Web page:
In 1906, if not before, there was a road along the north side of plaintiffs' land and also along the east side between plaintiffs' and defendant's land. There was a bridge across the road between the two pieces of land under which the normal-flow channel passed from plaintiffs' to defendant's land. Ditches along the sides of these roads carried water first east and then south to the bridge and it appears that the east watercourse from the north became merged with the road ditch. In 1906, the then occupant of plaintiffs' land either cleaned out or made these road ditches and cleaned out and straightened the normal-flow channel running from the bridge west in a Y-shaped manner, so as to bring the water from the south, west, and northwest more directly to the bridge and drain the low area in the center. At that time there was a well-defined meandering normal-flow channel with grassed banks from the bridge east across the defendant's land to Salt Creek. In that condition, floodwaters coming down from the west would escape under the bridge or, in time of greater floods, flow over the road north of the bridge onto defendant's land and ultimately into Salt Creek.

In 1937, Cass County raised the grade of the road and put in a longer and higher bridge. The grade was again raised in 1941. The ditches along the road furnished the dirt used in the elevation of the road. After 1937, floodwaters were held by the road and the only means of escape was under the bridge.

Also in 1937, the then occupant of plaintiffs' lands cleaned out the older ditches and made a smaller ditch leading from the depression in the northeast to the bridge. Prior to 1937, defendant had done some work keeping the normal-flow channel open *916 on its land. In 1937, defendant widened and straightened the channel east of the bridge until it emptied into a deeper channel leading to Salt Creek. This was done again in 1941. In its own language this ditch of defendant was "only large enough to carry our own water."

In 1945, plaintiffs cleaned out, straightened, and enlarged the old ditches on their land.

In 1946 and thereafter, they extended some of these ditches, changed the course of the one from the northwest so as to come more directly east, and generally bettered the drainage system. Either in 1946 or 1947, they further cleaned out the ditches, made low dikes along the north and east courses so as to better confine the waters in those road ditches, ran the watercourse from the west one of the north courses more directly south, and built a dike along the east side of it to confine waters to the channel. They also made a dike along the south side of the channel coming from the northwest so as to direct waters in that course more directly to the east. They built a "twin" ditch coming in from the southwest and also one from the northeast where there had been single ditches prior thereto. In part these improvements were made on plans of soil conservation officials of the United States Department of Agriculture.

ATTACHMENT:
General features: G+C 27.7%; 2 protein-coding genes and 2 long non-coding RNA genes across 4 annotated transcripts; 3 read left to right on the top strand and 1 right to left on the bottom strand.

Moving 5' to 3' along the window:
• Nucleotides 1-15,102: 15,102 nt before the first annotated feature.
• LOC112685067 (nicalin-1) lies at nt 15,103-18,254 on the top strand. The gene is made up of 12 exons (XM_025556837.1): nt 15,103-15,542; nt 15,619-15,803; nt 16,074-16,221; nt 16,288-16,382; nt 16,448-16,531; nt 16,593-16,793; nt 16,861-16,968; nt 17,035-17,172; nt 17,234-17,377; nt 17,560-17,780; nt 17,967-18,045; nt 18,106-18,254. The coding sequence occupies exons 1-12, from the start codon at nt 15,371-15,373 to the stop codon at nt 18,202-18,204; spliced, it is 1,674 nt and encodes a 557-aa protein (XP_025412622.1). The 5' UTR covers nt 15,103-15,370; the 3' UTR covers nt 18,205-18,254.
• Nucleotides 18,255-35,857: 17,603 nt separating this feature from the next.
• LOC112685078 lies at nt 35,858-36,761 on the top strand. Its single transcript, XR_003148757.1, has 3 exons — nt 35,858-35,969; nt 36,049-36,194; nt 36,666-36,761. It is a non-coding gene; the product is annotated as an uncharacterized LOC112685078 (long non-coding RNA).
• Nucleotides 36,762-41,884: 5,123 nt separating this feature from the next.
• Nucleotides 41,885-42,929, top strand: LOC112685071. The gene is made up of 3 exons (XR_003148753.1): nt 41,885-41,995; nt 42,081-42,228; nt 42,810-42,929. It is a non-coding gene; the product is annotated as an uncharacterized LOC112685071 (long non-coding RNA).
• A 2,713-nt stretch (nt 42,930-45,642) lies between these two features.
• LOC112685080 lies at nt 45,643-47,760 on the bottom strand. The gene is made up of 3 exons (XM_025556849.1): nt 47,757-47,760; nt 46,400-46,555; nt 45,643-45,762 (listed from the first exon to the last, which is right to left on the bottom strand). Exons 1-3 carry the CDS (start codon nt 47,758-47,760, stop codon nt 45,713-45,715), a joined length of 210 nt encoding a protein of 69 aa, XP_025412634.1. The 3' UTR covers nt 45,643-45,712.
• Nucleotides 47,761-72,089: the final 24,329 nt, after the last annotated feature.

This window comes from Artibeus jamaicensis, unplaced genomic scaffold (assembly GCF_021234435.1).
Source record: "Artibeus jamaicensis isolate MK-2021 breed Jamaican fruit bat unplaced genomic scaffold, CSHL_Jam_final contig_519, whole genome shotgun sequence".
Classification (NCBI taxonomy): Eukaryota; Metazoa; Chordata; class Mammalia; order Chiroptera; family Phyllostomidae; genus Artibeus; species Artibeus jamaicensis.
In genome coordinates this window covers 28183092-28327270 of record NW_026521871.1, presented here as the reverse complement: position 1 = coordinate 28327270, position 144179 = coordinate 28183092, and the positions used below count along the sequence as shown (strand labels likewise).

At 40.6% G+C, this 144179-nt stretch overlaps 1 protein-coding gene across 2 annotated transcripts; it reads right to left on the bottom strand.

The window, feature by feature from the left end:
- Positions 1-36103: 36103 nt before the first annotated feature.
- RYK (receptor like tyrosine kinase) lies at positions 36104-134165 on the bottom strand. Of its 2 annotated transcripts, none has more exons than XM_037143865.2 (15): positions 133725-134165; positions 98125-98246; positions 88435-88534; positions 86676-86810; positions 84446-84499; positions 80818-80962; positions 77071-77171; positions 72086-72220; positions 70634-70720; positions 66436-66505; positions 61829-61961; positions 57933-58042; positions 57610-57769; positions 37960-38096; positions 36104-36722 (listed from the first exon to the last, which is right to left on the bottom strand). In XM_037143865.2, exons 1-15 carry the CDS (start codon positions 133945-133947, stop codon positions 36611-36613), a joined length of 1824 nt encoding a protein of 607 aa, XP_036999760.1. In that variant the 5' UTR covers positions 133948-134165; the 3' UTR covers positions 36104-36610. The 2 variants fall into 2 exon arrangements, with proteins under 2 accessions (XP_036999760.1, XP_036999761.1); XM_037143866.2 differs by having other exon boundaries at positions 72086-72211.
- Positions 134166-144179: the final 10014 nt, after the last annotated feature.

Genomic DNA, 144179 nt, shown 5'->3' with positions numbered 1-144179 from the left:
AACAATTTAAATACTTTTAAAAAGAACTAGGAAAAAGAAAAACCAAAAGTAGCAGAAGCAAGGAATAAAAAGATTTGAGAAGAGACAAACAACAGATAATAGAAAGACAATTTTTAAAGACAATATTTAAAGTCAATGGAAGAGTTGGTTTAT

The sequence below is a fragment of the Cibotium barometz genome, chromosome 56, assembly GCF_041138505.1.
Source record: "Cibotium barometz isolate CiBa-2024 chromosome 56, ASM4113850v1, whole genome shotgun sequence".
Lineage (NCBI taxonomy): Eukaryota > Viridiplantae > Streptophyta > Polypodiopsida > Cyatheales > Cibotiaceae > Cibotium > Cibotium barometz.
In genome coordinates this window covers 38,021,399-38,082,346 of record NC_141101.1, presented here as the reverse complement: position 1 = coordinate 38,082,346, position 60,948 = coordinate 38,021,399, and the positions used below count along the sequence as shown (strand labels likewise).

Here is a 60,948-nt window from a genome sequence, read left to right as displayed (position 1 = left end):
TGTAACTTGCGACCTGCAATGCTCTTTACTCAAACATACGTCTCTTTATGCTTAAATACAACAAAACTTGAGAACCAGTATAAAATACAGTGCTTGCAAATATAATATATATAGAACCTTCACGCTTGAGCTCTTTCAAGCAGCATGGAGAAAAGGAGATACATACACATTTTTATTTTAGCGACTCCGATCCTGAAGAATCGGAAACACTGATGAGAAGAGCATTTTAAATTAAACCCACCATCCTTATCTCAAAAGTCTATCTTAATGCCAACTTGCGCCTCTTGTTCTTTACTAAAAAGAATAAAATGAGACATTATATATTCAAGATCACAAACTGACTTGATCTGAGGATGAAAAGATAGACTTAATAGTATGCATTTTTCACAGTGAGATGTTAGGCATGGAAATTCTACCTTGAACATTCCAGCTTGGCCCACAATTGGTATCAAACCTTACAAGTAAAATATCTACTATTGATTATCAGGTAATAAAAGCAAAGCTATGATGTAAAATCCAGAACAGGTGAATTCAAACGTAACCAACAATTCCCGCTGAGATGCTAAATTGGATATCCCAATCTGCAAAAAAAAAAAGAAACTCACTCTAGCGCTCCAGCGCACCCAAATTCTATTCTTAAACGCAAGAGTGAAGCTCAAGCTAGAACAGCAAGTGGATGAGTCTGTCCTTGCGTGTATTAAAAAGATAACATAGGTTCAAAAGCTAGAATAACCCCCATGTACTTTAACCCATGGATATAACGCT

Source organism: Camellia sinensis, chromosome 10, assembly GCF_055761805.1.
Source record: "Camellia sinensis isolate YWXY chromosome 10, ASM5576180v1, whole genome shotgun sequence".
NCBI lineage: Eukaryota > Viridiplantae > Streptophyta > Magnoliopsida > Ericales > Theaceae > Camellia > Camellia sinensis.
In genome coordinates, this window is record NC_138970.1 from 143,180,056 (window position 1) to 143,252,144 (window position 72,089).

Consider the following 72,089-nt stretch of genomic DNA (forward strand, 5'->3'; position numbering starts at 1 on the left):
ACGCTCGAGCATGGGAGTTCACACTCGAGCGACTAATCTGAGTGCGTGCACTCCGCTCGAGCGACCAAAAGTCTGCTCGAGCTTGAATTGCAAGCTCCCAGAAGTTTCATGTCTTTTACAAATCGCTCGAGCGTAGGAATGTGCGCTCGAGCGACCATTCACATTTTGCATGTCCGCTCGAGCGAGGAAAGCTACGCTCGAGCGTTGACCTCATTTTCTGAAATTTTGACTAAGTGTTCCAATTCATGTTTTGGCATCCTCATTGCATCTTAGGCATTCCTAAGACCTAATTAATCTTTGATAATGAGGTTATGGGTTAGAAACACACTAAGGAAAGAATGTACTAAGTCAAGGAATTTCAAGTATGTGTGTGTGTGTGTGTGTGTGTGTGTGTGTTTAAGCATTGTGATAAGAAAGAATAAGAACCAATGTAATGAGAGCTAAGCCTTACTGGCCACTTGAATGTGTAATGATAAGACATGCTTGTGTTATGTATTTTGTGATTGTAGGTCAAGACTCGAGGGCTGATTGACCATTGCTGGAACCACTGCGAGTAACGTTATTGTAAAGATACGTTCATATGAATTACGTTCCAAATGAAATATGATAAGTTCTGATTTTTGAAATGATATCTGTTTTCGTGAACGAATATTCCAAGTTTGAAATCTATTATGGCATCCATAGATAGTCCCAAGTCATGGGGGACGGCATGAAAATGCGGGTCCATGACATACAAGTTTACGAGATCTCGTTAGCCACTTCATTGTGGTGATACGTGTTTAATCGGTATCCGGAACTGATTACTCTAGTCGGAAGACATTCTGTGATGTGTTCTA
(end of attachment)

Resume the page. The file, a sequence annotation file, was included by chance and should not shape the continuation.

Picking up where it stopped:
With the exception of the road ditch from the north, these drainage ditches all converged on plaintiffs' land west of the fence line at the bridge. The road ditch joined at the west side of the bridge. In 1945, there was an elevation of land defined as a "rim" across the plaintiffs' land west of the bridge. Its elevation above the land to the west is not shown. In their operations in 1946 or 1947, plaintiffs removed some of this rim and moved it out into their fields to the west. There is no evidence as to the width, length, or depth of the area so changed.

Defendant by cross-petition seeks to compel the removal of the structures made by plaintiffs and prays that they be required to restore their land "to the same condition prevailing at the time" they purchased the land in 1945.

One witness fixed the depth of the large lake at one time at one place at 20 inches. With that exception, the evidence shows no definiteness as to depth or area of the waters referred to variously as "lakes" and "ponds" on plaintiffs' land. Some witnesses describe them as covering a large area, some a fraction of an acre, depending in part on the year or time of year they were observed. More important, there is no evidence as to the water capacity of these lakes or ponds or of the quantity of water drained from the lakes or ponds by plaintiffs' works. Nor is there any evidence that the waters so drained at any time exceeded the capacity of the normal channel of the watercourse on defendant's land. The defendant by its works had made it difficult, if not impossible, to furnish such evidence. The evidence negatives any finding that the construction of the plaintiffs had any appreciable adverse effect upon the volume or flow of water at floodtimes. There is undisputed evidence of one expert witness that plaintiffs' works would be of benefit in floodtimes by carrying off more quickly the initial floodwaters. There is evidence of defendant's engineer that plaintiffs' construction "accelerated the flow and affected pondage to some extent." The evidence negatives a conclusion that it had that effect of accelerating the flow in periods of excessive floods. It is also patent that the roadway embankment retarded the flow of floodwaters upon defendant's land and restricted that flow to the capacity of the bridge outlet. It is also patent that the plaintiffs' works did not add any water to the quantity of water in the drainage basin.